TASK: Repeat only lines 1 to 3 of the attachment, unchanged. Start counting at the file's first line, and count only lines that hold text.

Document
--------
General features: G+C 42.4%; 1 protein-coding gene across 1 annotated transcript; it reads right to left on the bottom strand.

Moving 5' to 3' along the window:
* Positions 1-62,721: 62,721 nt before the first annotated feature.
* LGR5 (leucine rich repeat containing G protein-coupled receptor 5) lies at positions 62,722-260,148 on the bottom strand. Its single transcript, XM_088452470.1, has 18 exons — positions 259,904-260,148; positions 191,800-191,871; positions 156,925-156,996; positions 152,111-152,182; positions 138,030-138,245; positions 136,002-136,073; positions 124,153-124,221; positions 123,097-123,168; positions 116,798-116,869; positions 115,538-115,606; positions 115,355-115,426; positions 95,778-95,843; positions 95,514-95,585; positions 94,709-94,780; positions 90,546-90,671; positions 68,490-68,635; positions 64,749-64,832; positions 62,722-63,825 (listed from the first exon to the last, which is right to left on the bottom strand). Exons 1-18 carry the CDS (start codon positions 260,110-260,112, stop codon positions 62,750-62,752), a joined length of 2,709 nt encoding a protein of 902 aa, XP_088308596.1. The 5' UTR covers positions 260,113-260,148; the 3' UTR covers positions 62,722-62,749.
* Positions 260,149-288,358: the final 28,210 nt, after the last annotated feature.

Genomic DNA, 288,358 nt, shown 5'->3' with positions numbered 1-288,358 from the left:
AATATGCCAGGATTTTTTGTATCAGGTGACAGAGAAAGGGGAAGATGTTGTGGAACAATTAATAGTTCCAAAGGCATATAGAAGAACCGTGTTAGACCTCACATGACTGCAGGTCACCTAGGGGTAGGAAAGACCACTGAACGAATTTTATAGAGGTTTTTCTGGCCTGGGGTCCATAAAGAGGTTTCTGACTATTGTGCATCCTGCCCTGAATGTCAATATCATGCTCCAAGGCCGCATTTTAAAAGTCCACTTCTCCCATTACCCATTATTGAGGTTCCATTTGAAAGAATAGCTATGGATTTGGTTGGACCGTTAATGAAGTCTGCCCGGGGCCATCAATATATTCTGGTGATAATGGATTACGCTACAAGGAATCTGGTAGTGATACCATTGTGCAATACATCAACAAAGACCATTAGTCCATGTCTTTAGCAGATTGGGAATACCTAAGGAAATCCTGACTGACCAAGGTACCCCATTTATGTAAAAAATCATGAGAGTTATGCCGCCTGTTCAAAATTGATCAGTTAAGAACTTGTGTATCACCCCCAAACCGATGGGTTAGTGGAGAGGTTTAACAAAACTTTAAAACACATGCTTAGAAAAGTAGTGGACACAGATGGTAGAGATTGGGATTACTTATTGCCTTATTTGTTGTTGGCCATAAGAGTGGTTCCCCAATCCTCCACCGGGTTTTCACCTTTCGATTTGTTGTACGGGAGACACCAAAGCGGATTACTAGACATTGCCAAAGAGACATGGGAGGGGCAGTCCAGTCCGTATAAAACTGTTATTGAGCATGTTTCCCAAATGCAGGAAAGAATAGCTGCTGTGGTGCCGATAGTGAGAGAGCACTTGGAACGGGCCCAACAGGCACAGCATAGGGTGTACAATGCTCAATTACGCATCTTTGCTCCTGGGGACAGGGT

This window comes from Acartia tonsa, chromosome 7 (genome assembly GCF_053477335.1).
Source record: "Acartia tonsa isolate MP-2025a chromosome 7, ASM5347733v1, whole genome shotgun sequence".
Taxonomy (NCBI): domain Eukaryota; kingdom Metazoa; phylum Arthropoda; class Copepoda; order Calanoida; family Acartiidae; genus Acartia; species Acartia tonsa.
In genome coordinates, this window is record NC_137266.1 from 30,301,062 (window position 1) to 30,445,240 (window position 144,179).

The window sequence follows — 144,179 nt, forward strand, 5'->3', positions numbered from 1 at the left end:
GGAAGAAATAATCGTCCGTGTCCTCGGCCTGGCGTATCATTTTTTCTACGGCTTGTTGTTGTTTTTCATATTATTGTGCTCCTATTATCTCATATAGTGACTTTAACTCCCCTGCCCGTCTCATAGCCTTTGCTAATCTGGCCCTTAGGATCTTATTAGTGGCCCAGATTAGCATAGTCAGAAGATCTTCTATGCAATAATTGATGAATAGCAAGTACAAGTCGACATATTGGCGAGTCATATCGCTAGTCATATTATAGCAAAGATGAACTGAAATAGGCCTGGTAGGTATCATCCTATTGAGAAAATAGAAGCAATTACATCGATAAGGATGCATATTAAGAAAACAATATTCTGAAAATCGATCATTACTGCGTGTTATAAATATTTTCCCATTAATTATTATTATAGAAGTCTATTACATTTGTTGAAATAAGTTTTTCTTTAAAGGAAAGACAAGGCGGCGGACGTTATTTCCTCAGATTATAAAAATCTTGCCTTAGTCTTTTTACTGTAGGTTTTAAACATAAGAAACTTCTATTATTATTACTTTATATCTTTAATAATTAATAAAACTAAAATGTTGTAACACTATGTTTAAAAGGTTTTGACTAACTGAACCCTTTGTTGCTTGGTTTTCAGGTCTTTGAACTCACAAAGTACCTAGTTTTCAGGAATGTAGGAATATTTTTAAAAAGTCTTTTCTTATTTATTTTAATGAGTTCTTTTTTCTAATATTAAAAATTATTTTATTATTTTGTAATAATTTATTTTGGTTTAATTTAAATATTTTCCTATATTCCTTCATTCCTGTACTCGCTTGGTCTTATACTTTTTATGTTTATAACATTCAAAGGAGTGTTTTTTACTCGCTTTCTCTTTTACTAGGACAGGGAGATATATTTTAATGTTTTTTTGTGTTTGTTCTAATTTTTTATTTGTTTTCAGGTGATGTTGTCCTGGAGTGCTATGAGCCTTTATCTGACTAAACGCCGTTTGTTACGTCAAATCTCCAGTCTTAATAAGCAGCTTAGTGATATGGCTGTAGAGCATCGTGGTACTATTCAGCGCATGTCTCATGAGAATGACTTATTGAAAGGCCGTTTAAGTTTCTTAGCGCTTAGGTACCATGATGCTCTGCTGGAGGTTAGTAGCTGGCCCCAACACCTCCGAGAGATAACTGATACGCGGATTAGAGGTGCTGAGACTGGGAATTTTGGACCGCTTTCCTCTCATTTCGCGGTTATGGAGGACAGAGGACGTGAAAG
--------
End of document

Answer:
General features: G+C 42.4%; 1 protein-coding gene across 1 annotated transcript; it reads right to left on the bottom strand.

Moving 5' to 3' along the window:
* Positions 1-62,721: 62,721 nt before the first annotated feature.